• Entertainment

House of Cards Knows Exactly What Kind of Show It Is

6 minute read

Because House of Cards, like all Netflix series, drops entire seasons in a single go, it’s been hard to figure out quite how to write or talk about the series. An article like this one, appearing about a week and a half after the show’s fourth season launched, comes too late for many of the show’s fans; they’ve digested the season already and moved on. For others, it’s too early, possibly by years—since Netflix’s entire strategy is to build up a library of content that viewers can watch anytime.

This confusion over how to talk about Netflix shows tends to lead to overpraising by default. There’s so little coherent conversation about the shows’ faults that series like the uneven Orange is the New Black or the objectionably bad Unbreakable Kimmy Schmidt get treated as masterful. The same thing has happened with House of Cards over its run. Its first three seasons were all nominated for Best Drama Emmys, while series leads Kevin Spacey and Robin Wright have both won Golden Globes, which is a wild overreaction to a show that has no particular desire to be “good” in the way, say, Mad Men or Better Call Saul are good. But in its fourth season, more than ever before, House of Cards is embracing its silly side. It’s not the best drama on TV, but it knows enough to know that such a title would be no fun.

The show’s new batch of episodes abandon any pretense of being concerned with policy, a welcome change after “America Works” and a Vladimir Putin stand-in weighed down the third (and worst) season. Instead, they rearrange familiar characters into new permutations; in one of the season’s most successful dramatic conceits, various journalists from the show’s early going re-emerge, like ex-husbands of Erica Kane, to commit acts of violence or of plot movement. Meanwhile, new characters ranging from the First Lady’s charmingly ruthless strategist (Neve Campbell) to the irritatingly perfect Governor of New York (Joel Kinnaman) exist to complicate our protagonists’ plans. Nothing in the show is unconnected from the quest to maintain power. There is no moral or political argument, just, perpetually, more story to unspool. “Power is fun to have and to acquire” isn’t meant to be an idea to explore—it’s just a jumping-off-point for narrative, and the show’s writers take full advantage.

This is not to say that the show has absolutely no insights into contemporary politics. Anyone who doesn’t see something familiar in Kinnaman’s character, a rising star whose acuity with social-media thinly covers a vacuous ambition, isn’t paying attention. And the characters are (slightly) more than pawns on a chessboard: I’ve grown more and more interested in the particular vanities of journalist Tom Yates (Paul Sparks), a self-styled man of the people who’s fairly easy to buy. But since it began, the show has made no pretense about the fact that its goal is to entertain, rather than to enlighten or comment. This makes reactions like a recent Washington Post critique puzzling; the writer, Alyssa Rosenberg, alleges a sort of bad faith whereby the show “look[s] like the sort of show that we should take seriously” but is, in fact, not.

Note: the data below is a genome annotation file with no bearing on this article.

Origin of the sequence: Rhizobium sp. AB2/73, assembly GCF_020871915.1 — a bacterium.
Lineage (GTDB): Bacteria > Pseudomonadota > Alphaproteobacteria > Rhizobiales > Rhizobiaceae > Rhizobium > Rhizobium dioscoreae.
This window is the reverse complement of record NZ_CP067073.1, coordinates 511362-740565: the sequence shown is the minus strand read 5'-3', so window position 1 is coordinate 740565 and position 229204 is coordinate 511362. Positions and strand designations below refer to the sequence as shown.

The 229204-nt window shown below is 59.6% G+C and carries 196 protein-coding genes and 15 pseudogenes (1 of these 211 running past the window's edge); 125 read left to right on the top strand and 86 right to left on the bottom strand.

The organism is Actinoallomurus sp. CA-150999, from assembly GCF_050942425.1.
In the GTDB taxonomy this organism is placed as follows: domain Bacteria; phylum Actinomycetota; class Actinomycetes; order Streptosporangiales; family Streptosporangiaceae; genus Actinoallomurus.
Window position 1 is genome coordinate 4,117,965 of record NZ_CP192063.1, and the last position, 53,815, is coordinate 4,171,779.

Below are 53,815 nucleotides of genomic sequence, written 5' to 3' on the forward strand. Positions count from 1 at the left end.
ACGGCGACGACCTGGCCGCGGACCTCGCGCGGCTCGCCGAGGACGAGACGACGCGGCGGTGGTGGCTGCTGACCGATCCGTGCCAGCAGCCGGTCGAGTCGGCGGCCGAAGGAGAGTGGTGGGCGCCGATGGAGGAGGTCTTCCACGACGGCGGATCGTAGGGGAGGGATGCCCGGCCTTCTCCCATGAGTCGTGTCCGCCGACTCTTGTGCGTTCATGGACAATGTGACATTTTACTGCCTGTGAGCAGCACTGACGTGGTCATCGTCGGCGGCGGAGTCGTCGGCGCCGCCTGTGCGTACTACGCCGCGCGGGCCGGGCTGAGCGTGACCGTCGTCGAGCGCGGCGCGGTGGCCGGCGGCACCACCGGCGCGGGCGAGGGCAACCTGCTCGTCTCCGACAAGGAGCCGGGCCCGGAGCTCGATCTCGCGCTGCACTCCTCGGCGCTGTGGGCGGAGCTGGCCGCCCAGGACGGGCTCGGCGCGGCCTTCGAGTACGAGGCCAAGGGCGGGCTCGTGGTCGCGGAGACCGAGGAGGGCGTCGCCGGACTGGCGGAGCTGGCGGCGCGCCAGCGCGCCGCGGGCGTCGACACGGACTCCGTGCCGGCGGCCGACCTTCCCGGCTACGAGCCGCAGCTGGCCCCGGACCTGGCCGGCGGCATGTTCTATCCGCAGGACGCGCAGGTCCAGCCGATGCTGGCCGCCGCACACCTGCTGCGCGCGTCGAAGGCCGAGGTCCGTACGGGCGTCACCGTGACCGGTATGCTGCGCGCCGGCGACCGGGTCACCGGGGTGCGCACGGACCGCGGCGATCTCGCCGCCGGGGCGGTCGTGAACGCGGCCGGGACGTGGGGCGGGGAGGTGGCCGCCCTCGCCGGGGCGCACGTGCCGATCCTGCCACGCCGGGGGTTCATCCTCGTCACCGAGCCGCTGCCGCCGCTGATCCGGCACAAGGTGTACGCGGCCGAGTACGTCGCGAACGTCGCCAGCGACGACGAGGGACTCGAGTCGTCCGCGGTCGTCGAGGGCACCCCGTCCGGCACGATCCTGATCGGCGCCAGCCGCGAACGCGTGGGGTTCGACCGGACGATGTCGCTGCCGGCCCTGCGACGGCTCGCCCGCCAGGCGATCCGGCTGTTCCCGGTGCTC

The signifiers that Rosenberg sees, and that many other viewers do as well, as part of the show’s bid for prestige strike this viewer as either value-neutral or part of what makes the show so goofily bad. Rosenberg cites the show’s prestige-y cast, and it’s true that Kevin Spacey is a two-time Oscar winner. But his performance on the show—so over-the-top and willing to court outright failure as to verge, at times, on the unhinged—matters more than whatever dubious cultural cachet his name adds. His soliloquies are meant to be taken as more peppery than insightful. As for the show’s unremittingly dark visual style—well, are shows with little on their mind supposed to be lit badly to tip us off that the show is unworthy? The show’s aesthetic style is as engaging as the show it (often fails to) illuminate. Sometimes a dimly lit room is symbolic of nothing but itself.

That’s, I think, where people get a bit tripped up with House of Cards; the serious viewer of TV has spent so much time with Mad Men and shows like it, these densely packed texts that are the product of deep and thoughtful research and writing. The prestige show of the 2000s and 2010s hasn’t just been a show that is good—it’s been a show that stands up to scrutiny, recaps, rewatchings, and divergent interpretations. House of Cards, by contrast, is so bluntly straightforward that it seems almost to be hiding something. Is it a parable about the Clintons? (This reading has grown strangely widespread, despite obvious differences between Claire Underwood and Hillary Clinton in particular.) An allegory about Washington dysfunction, or a condemnation of political greed? A show attempting to climb to the top of the prestige-TV heap?

I’d argue it’s none of those things, and that it’s playing a different game entirely. House of Cards, in its fourth season, doles out plot developments with a heavy hand. That some of those plot developments (particularly, one pertaining to an ISIS stand-in) are heavy stuff is the nature of the setting, but the show ultimately maintains its balance in doing exactly what it sets out to do: Compelling the viewer forward like the best airport novel or pulp movie. No show that leans as heavily as this one on murder or the threat of murder has much to say about politics as currently conducted.

There are enough shows on the dial that deal with the nature of politics, so it’s no sin at all to have one show that uses politics as a jumping-off-point for madness. The fact that the calories are empty doesn’t make them any less delicious. That the show is smart enough to know what it wants to be doesn’t make it dumb.

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